After yet another day's wear, I wondered whether the pants' migration south had anything to do with the fact that my front crotch was too long.  I ripped open the inseam and sliced 1/2" off the top of it, tapering to nothing about four inches down the inseam. That took care of some of the extra fabric there, but I think I actually need to do a different type of alteration to shorten the crotch - the method I tried also reduces the inseam, which I don't need.  If I slash the pants pattern above the crotch and overlap it, I'll get the shorter rise but keep the inseam intact.  Still doesn't solve the slippage problem, but maybe there's no way around that with these pull-on jeans.

And I'm having one other issue with these jeans, one that I haven't seen in any other reviews.  Can you tell what it is?


My pockets keep moving up out of themselves.  I would assume that this was a result of the jeans being too tight but they're really not too tight.  I'm going to widen the pocket facing pattern for next time, to ensure that the edge doesn't peek out, but I'm not sure why I'm having this issue when no one else seems to.  In any case, my shirt is almost always covering my pockets, so it doesn't affect the wearability of this pair.


I am 5'8", and I didn't add any length, but I did only hem them up 5/8" after serging the raw edge  I'll need to add some length to hem them the way Heather calls for.  No matter - I've been wearing these non-stop since I made them, and they are now my favorite jeans, so I'm calling them a rousing success.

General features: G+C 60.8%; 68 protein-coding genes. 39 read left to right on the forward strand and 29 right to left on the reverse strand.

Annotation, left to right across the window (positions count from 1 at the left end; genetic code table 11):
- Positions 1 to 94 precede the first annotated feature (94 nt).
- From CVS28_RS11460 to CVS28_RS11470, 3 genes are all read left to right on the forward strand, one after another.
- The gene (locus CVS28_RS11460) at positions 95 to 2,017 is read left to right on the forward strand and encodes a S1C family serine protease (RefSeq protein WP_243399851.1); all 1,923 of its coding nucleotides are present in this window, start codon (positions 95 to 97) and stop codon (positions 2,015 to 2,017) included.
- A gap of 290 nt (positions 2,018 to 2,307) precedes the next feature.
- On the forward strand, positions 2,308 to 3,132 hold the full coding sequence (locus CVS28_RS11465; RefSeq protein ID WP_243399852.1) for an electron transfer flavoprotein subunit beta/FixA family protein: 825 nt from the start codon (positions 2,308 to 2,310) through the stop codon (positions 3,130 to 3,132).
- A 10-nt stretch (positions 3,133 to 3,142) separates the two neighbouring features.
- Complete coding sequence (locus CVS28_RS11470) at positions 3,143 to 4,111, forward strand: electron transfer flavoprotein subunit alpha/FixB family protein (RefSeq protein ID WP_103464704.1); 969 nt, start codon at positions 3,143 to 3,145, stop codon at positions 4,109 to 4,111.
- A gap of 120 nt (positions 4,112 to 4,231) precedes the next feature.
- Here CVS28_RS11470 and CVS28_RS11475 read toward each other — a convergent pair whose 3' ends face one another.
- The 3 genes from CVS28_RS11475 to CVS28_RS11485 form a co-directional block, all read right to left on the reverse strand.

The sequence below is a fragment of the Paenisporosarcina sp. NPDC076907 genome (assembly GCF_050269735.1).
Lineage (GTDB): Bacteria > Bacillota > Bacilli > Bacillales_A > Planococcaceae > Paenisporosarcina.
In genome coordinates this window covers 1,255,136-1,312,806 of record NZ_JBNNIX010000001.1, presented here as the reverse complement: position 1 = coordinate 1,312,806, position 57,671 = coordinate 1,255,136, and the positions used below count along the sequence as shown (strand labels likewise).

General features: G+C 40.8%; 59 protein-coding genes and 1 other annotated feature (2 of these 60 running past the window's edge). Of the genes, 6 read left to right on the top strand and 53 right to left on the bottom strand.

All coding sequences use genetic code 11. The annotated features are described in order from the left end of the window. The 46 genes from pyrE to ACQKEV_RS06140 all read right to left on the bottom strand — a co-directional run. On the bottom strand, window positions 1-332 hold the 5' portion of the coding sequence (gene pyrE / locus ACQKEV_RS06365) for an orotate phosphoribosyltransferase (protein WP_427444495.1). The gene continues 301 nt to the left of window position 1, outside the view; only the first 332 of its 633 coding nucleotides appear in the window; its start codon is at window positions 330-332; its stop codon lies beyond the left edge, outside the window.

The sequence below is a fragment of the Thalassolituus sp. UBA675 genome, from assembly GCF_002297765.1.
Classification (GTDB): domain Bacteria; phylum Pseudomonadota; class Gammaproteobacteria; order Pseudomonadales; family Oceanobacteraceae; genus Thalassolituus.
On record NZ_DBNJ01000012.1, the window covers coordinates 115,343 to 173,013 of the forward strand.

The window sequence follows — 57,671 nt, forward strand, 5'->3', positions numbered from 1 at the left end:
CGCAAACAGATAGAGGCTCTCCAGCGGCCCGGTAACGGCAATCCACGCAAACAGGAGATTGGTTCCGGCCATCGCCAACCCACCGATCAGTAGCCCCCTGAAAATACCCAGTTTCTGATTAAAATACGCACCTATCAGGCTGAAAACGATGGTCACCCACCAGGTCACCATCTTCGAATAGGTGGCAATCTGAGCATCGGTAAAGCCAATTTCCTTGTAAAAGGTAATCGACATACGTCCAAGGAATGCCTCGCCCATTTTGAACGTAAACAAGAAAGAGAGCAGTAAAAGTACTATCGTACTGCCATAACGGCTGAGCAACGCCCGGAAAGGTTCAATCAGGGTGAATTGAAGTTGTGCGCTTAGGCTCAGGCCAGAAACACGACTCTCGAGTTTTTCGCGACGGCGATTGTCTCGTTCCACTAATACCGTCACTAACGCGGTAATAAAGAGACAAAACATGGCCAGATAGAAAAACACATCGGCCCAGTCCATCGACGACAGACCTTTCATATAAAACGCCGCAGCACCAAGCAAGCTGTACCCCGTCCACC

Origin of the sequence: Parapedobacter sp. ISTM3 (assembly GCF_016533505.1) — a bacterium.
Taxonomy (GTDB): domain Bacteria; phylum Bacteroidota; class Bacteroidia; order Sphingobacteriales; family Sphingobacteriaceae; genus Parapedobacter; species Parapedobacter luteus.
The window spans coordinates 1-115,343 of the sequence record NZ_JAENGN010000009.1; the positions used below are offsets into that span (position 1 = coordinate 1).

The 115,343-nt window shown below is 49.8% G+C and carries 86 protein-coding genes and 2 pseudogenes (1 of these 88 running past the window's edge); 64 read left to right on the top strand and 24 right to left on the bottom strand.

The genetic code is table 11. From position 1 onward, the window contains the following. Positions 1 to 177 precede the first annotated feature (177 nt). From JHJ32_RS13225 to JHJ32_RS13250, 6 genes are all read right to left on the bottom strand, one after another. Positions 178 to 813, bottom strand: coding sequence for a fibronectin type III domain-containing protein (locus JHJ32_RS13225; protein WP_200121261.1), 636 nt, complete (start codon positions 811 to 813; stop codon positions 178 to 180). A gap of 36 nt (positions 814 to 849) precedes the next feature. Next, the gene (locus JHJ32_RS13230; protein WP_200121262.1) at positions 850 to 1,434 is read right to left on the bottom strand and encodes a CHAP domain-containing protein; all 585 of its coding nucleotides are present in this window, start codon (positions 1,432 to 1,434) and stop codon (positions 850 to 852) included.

I friggin' made jeans!

24 comments:

  1. Those are amazing. Great detailled comments on how you modified too, thank you for this! They look awesome.
    Gaidjin

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  2. Yay for you!! The best part of sewing for yourself is that you can tinker at projects until they fit the way you want them to. And it's so true that you should wear your makes a whole day at least to really determine if they are fitting right and are comfortable to wear.
    I keep putting off this particular project, but I have fabric and zip, and only need to get the hardware to make them look like legit RTW jeans. So I'm thinking it will be done this year for sure.

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    1. Yes, I totally agree. After this pair, I think I will actually hold off on finishing the topstitching on future jeans until after I've worn them for a day!

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  3. Yay! These look great on you! I am going to have to check out the post about adjusting for full inner thighs, because I definitely have them, too. I get weird wrinkles/drag lines around my knees in my RTW jeans and they drive me nuts. I love the idea of non-maternity pull on jeans-- brilliant!

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    1. Thanks Teri! I hope the link helps you too.

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  4. These look fantastic!!! Super flattering on you! YOU DID IT! Wow, what a lot of work making changes, though! Talk about perseverance!! Some of it probably has to do with the stretch of the fabric. Hopefully this will make your second pair a breeze!

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  5. These jeans look great - well done. I love a good elastic waistband on pants- so much more comfortable. AS for the pockets - I've definitely had this issue with many of my pants. I've found the best thing to do is to extend the pocket bags into the front fly area so that the pocket bags are sewn on three sides and can't move around. this tutorial is a good starting point (though I make my pockets much deeper).
    http://www.jsterndesigns.com/draft-a-front-pocket-design-right-on-the-front-leg/